The latter book moves beyond Peking to reveal the countryside and the people of China. One review of the book, by Sue Ferrari in the Winter 1988 issue of Against the Grain, noted that the majority of the 230 photographs “are of outstanding technical and compositional standards” and that “Hedda is printing from negatives that are 40 to 50 years old”. The review also expressed the hope that there would be more books of photos yet to be printed by Hedda. This book includes many images from an earlier one – “Hua Shan – Taoist Mountain in China” (1974), which unfortunately used inferior paper stock.
In 1940 Hedda met Alastair, a son of the famous Australian-born Peking correspondent for the London times and subject of Cyril Pearl’s biography “Morrison of Peking”. Alastair had gone to Peking to recuperate from illness and took over the house where Hedda was living. After the war, in 1946, she married Alastair Gwynne Morrison and together they left China for two years in Hong Kong.
The Morrisons moved to Sarawak in 1947 to allow Alastair to take up a position with the British administration there. Hedda took the opportunity to photograph the Iban (Sea Dyak) and people of other racial groups in their changing worlds. Sarawak also became the base for extensive travels throughout Asia and the Pacific. Those travels included visits to Australia. One visit took them on a five month journey right around the continent in a kombi van. One outcome was the book Sarawak (Federal publications, 1957) containing a remarkable collection of images taken with Rollei cameras on Kodak materials.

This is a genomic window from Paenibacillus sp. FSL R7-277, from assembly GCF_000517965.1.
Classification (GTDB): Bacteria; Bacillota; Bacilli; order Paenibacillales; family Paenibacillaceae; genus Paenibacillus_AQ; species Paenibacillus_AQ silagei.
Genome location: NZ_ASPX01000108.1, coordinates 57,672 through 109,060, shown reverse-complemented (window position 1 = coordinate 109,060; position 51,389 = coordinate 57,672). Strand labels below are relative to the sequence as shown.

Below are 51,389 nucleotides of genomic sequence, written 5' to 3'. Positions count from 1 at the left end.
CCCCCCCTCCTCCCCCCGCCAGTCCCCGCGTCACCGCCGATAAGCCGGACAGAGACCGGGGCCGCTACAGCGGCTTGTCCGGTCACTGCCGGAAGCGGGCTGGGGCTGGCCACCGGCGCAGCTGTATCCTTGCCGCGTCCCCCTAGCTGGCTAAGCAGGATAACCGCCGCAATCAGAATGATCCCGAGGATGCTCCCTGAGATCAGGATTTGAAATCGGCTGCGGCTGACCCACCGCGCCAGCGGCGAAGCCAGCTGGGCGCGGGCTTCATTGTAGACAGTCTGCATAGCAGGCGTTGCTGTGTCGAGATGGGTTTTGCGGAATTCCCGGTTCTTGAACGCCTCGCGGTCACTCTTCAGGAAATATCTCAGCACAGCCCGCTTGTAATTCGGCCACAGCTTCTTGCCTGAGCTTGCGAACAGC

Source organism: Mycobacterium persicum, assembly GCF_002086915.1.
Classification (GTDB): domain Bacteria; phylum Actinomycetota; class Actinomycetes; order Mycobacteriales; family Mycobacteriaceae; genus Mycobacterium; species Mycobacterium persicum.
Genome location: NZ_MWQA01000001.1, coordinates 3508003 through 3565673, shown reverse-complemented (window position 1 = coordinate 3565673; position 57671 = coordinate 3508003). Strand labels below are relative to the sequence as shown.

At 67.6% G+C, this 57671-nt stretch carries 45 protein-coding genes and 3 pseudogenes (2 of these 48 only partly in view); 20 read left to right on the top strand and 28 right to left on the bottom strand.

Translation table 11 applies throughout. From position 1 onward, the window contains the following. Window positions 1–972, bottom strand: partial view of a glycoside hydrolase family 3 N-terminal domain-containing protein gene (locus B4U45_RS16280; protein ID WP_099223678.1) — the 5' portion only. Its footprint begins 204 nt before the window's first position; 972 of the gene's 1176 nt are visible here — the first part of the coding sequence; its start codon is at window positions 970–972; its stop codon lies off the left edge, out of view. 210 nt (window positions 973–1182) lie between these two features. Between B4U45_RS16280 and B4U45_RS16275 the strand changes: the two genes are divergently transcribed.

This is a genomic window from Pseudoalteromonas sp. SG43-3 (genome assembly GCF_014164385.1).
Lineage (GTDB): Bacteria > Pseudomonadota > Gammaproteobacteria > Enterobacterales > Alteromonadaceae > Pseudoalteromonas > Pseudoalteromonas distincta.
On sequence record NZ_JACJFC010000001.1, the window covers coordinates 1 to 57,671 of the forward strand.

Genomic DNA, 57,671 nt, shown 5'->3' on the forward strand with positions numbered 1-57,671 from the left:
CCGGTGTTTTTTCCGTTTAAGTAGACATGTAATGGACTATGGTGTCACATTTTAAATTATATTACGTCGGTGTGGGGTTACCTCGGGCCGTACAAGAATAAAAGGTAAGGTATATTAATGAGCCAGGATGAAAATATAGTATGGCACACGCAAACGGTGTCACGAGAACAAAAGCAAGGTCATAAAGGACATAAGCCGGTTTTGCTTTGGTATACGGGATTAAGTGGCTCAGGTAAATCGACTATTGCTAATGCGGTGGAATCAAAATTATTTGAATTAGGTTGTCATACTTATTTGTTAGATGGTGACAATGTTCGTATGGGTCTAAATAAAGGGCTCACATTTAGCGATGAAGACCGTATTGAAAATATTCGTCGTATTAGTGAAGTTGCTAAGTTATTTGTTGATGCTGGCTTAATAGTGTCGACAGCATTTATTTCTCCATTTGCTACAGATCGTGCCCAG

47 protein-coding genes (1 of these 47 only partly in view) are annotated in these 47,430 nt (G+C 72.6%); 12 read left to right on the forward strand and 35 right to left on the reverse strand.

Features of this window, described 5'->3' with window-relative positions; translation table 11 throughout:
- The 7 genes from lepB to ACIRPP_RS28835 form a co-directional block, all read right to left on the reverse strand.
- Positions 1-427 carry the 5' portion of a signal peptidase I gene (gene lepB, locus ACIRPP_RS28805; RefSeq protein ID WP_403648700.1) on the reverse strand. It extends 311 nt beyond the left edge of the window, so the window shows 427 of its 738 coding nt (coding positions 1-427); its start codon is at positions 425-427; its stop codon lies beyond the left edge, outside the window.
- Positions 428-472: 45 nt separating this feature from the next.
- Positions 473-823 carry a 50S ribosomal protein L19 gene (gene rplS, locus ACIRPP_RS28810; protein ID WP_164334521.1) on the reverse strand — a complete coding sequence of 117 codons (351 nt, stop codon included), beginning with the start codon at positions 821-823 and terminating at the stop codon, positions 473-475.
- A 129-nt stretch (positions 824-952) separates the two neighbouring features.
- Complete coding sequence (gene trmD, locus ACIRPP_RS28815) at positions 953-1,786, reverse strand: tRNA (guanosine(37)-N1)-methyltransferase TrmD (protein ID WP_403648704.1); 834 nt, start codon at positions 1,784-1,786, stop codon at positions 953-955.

In 1988 a friend of Hedda who had learned of my involvement in photography told me about her. Terry Colhoun explained that the Morrisons had lived in Canberra since coming to Australia permanently in 1967. He asked whether I would look at some prints because he felt sure they belonged in the national gallery of Australia or another appropriate collection. I gladly agreed to the request and took Canberra Photographic Society members Jim Mason and Keith Bogg with me. We were overwhelmed by what we saw. To sit in Hedda’s home and look through a sample of her prints was to go on a wonderful journey of exploration. Image after images of almost every country in the Asia-Pacific region was there for enjoyment.